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24 charged in crackdown on Native American artifact looting

All but one are arrested in the theft of ancient artifacts in the Four Corners region. Interior Secretary Ken Salazar calls the investigation the largest targeting of such looting on public lands.

June 11, 2009|Nicholas Riccardi and Jim Tankersley

DENVER AND WASHINGTON — Striking at a longtime practice in the Four Corners area, federal authorities Wednesday unsealed indictments against 24 people in what they called the largest investigation ever into the looting of Native American artifacts on public lands.

Interior Secretary Ken Salazar announced the charges at a Salt Lake City news conference and said in a telephone interview that many of the stolen items, valued at $335,000, came from sacred burial sites. "The message that we're sending is, we're not going to tolerate this kind of activity," he said.

The charges stem from a two-year undercover investigation into excavators and buyers of the artifacts in Utah, Colorado, Arizona and New Mexico. Federal authorities developed an antiquities dealer as a source who wore a hidden microphone to record several illicit transactions, according to court records.

The items varied: an ax, woven baskets, sandals, ceramic bowls, a rug made with turkey feathers.

"Pot hunting" for Native American treasures is a pastime in many rural communities in the history-rich region.

The high desert of the Four Corners region was home to a flourishing Native American civilization centuries before European exploration, and traces of these inhabitants are found throughout the canyons and mesas of the Southwest, preserved by the arid air inside caves, on rock faces and in towering cliff houses.

Archaeologists, Native American groups and preservationists have long argued that the government has not moved aggressively enough to stamp out the plundering of artifacts. One of President George W. Bush's final pardons was granted to the first Utah man convicted of stealing artifacts from public lands.

"State, local and federal officials have not been very forceful about this in the past," said David Nimkin of the National Parks Conservation Assn.

Many experts also say the government hasn't convinced the public of the damage done by pot hunting, which destroys the historical record that allows archaeologists to better understand the Southwest's earliest inhabitants.

"It's like burning down the library before you have a chance to read the books in it," said Barbara Pahl of the National Trust for Historic Preservation.

Pahl was in Blanding, Utah, last week -- the isolated town of 3,000 where most of those indicted live -- talking with city officials about how to persuade locals to refrain from disturbing ancient sites. She was dispirited at the wide range of people who authorities allege are poachers.

"It's sort of a sad day," Pahl said. "You feel like you're losing the battle."

Southwest residents have been scooping up artifacts for generations. Since the early 20th century, settlers were even encouraged to dig up arrowheads, pottery and other remains. In the 1920s the University of Utah paid Blanding residents $2 per ancient pot.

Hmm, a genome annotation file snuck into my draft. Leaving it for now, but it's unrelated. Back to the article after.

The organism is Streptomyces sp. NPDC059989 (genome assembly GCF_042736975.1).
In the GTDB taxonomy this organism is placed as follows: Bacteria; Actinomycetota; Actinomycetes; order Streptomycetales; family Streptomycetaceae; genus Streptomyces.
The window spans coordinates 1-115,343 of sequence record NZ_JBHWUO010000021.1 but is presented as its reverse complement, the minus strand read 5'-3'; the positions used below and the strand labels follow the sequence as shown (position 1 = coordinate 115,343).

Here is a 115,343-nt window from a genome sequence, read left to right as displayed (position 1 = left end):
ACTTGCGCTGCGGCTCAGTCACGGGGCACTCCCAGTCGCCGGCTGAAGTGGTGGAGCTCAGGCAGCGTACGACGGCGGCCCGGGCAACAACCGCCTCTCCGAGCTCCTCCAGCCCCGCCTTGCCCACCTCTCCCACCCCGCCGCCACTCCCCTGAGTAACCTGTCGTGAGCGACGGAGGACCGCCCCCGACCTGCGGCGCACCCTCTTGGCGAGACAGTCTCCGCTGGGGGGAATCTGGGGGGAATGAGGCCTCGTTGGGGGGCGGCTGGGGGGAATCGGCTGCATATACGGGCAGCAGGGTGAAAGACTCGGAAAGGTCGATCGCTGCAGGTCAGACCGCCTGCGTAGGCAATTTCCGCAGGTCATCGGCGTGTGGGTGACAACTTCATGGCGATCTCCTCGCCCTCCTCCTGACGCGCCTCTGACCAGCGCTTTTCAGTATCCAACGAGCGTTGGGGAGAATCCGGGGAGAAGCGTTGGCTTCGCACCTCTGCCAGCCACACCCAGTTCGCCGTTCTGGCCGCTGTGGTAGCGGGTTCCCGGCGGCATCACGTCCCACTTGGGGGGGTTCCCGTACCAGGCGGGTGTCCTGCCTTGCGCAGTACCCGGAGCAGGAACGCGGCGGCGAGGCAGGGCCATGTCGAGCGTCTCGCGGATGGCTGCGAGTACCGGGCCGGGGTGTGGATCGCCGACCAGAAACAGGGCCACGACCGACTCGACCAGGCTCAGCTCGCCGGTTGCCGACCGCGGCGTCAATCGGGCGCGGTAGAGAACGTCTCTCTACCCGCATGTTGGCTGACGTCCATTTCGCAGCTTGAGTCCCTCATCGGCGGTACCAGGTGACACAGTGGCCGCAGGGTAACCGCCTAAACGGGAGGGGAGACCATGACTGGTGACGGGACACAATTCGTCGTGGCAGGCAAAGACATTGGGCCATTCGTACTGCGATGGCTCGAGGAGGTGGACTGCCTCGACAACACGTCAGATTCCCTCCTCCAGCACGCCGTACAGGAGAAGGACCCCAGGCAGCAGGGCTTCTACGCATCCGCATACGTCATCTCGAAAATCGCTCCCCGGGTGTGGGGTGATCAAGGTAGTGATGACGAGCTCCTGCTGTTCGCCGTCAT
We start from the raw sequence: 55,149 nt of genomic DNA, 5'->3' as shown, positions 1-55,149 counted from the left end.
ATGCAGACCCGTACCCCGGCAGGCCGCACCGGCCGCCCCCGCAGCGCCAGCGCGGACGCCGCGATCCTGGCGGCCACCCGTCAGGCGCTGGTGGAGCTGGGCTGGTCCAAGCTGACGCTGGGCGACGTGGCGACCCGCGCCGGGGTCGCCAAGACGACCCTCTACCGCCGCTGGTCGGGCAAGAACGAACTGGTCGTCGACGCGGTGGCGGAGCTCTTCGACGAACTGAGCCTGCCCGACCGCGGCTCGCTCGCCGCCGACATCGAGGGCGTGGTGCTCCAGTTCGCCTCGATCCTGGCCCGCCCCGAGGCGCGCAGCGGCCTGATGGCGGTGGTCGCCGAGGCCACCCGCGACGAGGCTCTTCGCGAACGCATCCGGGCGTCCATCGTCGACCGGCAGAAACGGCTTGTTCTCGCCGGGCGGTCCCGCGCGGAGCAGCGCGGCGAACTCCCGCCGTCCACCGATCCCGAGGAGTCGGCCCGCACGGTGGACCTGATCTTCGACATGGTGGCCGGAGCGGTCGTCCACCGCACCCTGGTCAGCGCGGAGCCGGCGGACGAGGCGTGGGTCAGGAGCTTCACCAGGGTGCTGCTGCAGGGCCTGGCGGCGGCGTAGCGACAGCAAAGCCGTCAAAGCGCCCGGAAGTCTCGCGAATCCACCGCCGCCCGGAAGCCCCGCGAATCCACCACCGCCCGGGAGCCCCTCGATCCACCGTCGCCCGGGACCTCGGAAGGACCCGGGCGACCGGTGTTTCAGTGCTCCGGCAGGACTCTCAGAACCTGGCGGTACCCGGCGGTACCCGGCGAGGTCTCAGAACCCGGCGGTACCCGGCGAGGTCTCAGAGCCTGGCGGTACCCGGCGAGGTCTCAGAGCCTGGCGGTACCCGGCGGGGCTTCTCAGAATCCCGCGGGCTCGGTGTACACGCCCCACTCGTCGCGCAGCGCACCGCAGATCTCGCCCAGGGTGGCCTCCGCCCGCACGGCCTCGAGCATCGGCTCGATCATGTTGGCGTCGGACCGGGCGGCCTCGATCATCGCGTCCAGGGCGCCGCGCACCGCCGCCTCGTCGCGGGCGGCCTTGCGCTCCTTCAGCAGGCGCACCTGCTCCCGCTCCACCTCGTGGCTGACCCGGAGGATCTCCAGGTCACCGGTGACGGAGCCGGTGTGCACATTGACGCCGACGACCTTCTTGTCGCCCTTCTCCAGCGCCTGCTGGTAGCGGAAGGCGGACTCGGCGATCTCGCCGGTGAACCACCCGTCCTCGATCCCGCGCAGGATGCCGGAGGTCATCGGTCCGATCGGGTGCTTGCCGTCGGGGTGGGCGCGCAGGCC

Federal authorities estimate that 90% of the 20,000 archaeological sites in San Juan County, where Blanding is located, have been plundered.

According to a search warrant affidavit, the FBI and Bureau of Land Management in October 2006 developed "a major dealer of archaeological artifacts" as a source who would help them unravel the informal network of pot hunters profiting off the land's history. Authorities wired the dealer to record the transactions.

In December 2007, for example, David Lacy, 55, and another defendant allegedly came to the dealer with a wide range of artifacts that they indicated had been found on public land. The items included the turkey feather blanket, an ancient digging stick and a knife.

"Lacy stated they had the cops after them because they had parked at the Marquee mine in Red Canyon and someone saw them," the affidavit alleges. The dealer ended up purchasing the items for $6,000 and gave Lacy a letter that would establish where the items were found, the document alleges.

Even though Lacy had acknowledged finding them on public land, he asked that they be listed as coming from private sites, the document alleges.

Those indicted include Harold Lyman, 78, who was inducted into the Utah Tourism Hall of Fame for pioneering a route through southeastern Utah showcasing ancient Indian sites; he is accused of selling the source an ancient pipe bowl.

Jeanne Redd, 59, was indicted for allegedly selling a tribal bird pendant. A woman with that name had been charged previously with desecrating Native American grave sites in southern Utah.

Lacy, Lyman and Redd, all Utah residents, could not be reached for comment Wednesday. All but one of the 24 defendants were arrested Wednesday.

As the alleged poachers were being detained, Jerry Spangler, head of the Colorado Plateau Archaeological Alliance, learned of the operation while at a dig in central Utah. He was cheered by the news.

But he was also discouraged that artifacts he and his fellow archaeologists had found at the site last fall were now gone -- apparently looted.

The charges for violating the Archaeological Resources Protection Act carry maximum penalties of one to 10 years.

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nicholas.riccardi@latimes.com

jtankersley@latimes.com

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